Photo is Hegen's front end.

Sorry I was not clear. I was referencing the trunion nuts he made that ensured full thread engagement with the existing captive threads.

Hegen’s solution is very nice but I would have some concerns about that approach. I presume the bolts for retaining the upper arm would have a thread locking compound since the trunions have been replaced?

The advantage the individual parts offer is that due to them being individual points they will always bolt down square to the shims. A plate will not do the same as it will set on the edges of the shims if there is a disparity in the height of the shims, which on an 850 would be notable given the caster angle. An alloy unit could bend or deform to meet that but is less than ideal. A shim could be ground to have an appropriate angle going from the square to the body of the shims to the angle of the back of the plate.

Either way solvable.
 

ramona300

True Classic
John's method just moves the trunnions out. Does not address adjusting the height bit. The first photo is my set up and the trunnions look like they need to be higher.
The second photo is pretty much what I had in mind.
 

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kmead

Glutton for punishment
John's method just moves the trunnions out. Does not address adjusting the height bit. The first photo is my set up and the trunnions look like they need to be higher.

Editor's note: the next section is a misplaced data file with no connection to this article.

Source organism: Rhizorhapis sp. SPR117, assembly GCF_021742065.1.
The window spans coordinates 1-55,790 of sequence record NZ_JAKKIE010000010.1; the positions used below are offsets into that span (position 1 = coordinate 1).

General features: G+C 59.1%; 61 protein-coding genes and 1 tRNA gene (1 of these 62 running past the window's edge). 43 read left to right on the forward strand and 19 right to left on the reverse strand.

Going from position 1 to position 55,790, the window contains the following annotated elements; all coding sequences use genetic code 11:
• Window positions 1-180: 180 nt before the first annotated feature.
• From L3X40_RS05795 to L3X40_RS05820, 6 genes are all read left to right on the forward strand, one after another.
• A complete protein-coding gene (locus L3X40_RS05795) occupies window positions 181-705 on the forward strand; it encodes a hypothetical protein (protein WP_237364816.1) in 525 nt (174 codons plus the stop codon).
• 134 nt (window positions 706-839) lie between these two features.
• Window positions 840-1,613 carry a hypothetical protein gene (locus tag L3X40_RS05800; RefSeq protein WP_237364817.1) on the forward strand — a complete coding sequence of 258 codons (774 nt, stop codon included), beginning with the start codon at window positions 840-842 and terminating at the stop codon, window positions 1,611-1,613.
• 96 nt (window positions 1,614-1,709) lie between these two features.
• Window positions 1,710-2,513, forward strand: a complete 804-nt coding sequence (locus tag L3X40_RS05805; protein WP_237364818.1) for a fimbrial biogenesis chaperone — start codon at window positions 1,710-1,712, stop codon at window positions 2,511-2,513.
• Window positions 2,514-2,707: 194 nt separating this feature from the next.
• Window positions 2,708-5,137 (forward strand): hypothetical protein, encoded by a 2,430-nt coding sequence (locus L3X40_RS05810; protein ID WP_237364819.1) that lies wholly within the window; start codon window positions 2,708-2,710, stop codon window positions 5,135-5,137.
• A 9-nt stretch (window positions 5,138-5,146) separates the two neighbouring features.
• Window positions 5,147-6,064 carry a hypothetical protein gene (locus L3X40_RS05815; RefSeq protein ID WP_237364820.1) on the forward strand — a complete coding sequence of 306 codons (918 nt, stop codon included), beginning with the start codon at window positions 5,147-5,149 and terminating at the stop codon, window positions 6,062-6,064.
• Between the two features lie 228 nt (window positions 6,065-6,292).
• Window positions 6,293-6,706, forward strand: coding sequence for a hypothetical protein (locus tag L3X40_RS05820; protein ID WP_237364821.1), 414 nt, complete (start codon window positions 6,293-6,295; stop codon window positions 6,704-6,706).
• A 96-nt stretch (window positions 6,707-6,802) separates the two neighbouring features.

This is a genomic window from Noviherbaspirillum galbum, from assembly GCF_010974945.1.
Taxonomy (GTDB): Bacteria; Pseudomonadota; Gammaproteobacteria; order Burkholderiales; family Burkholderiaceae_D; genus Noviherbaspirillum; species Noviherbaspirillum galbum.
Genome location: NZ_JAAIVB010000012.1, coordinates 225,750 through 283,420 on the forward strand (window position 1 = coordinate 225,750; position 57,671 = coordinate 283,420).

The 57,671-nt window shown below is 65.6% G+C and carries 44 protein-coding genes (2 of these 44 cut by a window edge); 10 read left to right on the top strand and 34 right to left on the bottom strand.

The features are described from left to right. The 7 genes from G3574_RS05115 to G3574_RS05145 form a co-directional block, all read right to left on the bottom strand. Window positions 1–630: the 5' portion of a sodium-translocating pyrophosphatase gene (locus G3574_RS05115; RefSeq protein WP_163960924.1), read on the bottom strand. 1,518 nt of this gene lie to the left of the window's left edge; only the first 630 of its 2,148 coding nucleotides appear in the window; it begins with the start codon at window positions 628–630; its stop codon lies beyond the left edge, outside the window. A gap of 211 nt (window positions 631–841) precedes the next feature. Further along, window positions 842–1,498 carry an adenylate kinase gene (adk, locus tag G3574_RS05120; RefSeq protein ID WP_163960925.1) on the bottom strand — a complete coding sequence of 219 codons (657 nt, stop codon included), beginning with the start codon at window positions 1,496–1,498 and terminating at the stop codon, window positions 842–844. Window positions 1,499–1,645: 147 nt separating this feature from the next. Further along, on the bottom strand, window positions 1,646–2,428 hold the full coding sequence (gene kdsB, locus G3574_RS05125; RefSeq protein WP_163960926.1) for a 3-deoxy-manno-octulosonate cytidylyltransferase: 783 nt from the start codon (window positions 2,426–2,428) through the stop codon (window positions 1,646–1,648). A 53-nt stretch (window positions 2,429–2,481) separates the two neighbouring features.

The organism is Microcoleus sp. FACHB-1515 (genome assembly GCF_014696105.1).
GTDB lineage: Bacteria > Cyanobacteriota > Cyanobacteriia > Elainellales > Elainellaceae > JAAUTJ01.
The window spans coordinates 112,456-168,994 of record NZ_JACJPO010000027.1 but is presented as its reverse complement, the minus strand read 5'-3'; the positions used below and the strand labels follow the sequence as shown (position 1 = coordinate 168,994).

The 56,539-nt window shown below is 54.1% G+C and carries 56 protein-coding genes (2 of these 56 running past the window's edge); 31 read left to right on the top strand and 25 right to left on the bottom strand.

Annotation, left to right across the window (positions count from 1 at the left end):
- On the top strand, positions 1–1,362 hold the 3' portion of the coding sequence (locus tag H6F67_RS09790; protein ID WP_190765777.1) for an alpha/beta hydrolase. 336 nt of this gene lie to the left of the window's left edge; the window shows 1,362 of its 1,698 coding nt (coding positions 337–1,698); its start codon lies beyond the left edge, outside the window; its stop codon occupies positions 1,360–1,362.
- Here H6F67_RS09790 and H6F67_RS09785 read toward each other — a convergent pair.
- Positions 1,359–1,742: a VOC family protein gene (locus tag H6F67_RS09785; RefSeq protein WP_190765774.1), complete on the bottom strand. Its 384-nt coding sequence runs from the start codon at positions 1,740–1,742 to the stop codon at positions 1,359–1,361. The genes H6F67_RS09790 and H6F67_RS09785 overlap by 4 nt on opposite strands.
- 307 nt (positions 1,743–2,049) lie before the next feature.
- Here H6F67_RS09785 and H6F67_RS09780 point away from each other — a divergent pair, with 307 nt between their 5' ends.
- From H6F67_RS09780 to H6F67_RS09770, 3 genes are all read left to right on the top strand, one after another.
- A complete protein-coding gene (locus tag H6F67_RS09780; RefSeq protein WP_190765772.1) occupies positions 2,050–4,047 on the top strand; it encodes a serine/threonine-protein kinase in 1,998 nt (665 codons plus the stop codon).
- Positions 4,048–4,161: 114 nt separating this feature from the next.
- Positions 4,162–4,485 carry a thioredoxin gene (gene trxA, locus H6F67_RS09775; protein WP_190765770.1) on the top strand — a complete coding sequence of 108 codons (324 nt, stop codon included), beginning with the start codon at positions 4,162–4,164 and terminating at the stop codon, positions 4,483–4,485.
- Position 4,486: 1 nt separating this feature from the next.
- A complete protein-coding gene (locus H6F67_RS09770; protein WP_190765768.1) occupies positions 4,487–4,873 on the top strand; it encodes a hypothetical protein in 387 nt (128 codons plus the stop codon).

The second photo is pretty much what I had in mind.
Sorry, I meant to have an arrangement which used Johns nuts in combination with your first photo. I wasn’t clear.

Although simple the plate has its issues as well. However since it could be an assembly, making different versions wouldn’t be terribly difficult.

Whichever way you go please do offer up your experience. Thanks
 

kmead

Glutton for punishment
A nut plate or captive studs would be a better solution for the a arm attachment on the plate from Ricambio. Having those one time use nuts behind the plate wouldn’t be very convenient.
 

ramona300

True Classic
My current thinking is similar to the Ricambio unit but have the bolt the other way around with the head welded in place so I have a stud and use the same spacer system as the stock unit. I will make a start in the next few days after I get a few other jobs out of the way.
 

myredracer

True Classic
Berni Motori has these offset pins. They're listed under the 600-based section. 600 & 850 A-arms are interchangeable so no issues using them. But I read about someone who bought them and discovered you need to split the A-arms in half to get them in and then re-weld back together. I have the trunnion adapters on my 600-based Abarth replica. They work fine but I had to create dimples in the wheel well sheet metal because the A-arms clashed against the sheet metal. Not sure about on an 850.

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ramona300

True Classic
Thanks Gil. I did notice these and thought they would be expensive and would entail re-welding the A arms. I may have to grind a bit to get the new bits in but it will be minor.
 

ramona300

True Classic
My A arm brackets are in place. I went with 10mm thick mild steel. The new bolts are 30mm above the stock height. I will wind out the rose joints on the bottom A arms 10mm and go from there.
 

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ramona300

True Classic
The front end is back together. The bracket in the picture above is just visible under the top A-arm. The lower wishbone is adjusted out 12mm so the front track will be 22 to 24 mm wider depending on the camber.